Urban areas can be 20 degrees hotter than the surrounding country. But green spaces and reflective pavement can make city life more bearable.
If you’ve ever driven from the country into the city and marveled at how the temperature dramatically spiked, you’ve felt the urban heat island effect. The streets and buildings of a metropolis absorb the sun’s energy during the day and gradually release it at night. The built environment essentially bakes itself, and temperatures can soar as much as 20 degrees Fahrenheit higher than the surrounding country, which benefits from swaths of trees that “sweat,” releasing water vapor and cooling the air.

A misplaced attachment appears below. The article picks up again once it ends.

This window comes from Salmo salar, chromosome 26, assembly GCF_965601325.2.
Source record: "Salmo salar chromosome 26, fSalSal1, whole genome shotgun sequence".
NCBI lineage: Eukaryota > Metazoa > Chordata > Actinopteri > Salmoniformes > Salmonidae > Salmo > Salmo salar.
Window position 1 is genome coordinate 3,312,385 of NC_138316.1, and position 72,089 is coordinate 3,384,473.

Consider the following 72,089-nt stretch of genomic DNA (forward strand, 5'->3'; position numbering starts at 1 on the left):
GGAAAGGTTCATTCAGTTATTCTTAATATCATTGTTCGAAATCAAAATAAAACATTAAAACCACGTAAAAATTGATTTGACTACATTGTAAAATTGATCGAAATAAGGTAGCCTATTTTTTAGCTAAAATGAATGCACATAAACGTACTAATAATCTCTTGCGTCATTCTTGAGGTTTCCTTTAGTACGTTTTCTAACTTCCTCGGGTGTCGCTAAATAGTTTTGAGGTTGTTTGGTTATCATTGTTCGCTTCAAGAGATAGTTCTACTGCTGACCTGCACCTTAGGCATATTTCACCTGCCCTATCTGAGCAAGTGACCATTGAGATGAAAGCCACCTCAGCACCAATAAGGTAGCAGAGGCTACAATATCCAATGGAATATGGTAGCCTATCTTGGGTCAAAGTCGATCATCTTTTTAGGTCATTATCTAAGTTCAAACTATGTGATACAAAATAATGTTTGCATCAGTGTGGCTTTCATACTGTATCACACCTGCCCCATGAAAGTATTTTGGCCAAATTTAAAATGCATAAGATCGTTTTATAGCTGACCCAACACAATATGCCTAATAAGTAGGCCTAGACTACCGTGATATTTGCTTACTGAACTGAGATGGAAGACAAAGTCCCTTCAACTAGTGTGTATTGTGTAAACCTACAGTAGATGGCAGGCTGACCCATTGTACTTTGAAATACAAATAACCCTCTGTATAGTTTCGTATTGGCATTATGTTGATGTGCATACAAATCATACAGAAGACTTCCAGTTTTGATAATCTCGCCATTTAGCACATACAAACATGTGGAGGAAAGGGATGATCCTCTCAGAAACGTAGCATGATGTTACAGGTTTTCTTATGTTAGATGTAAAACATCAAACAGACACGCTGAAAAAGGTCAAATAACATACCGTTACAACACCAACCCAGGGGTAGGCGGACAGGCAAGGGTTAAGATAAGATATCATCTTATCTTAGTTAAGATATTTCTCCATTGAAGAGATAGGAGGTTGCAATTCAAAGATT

As global temperatures rapidly climb, scientists, governments,
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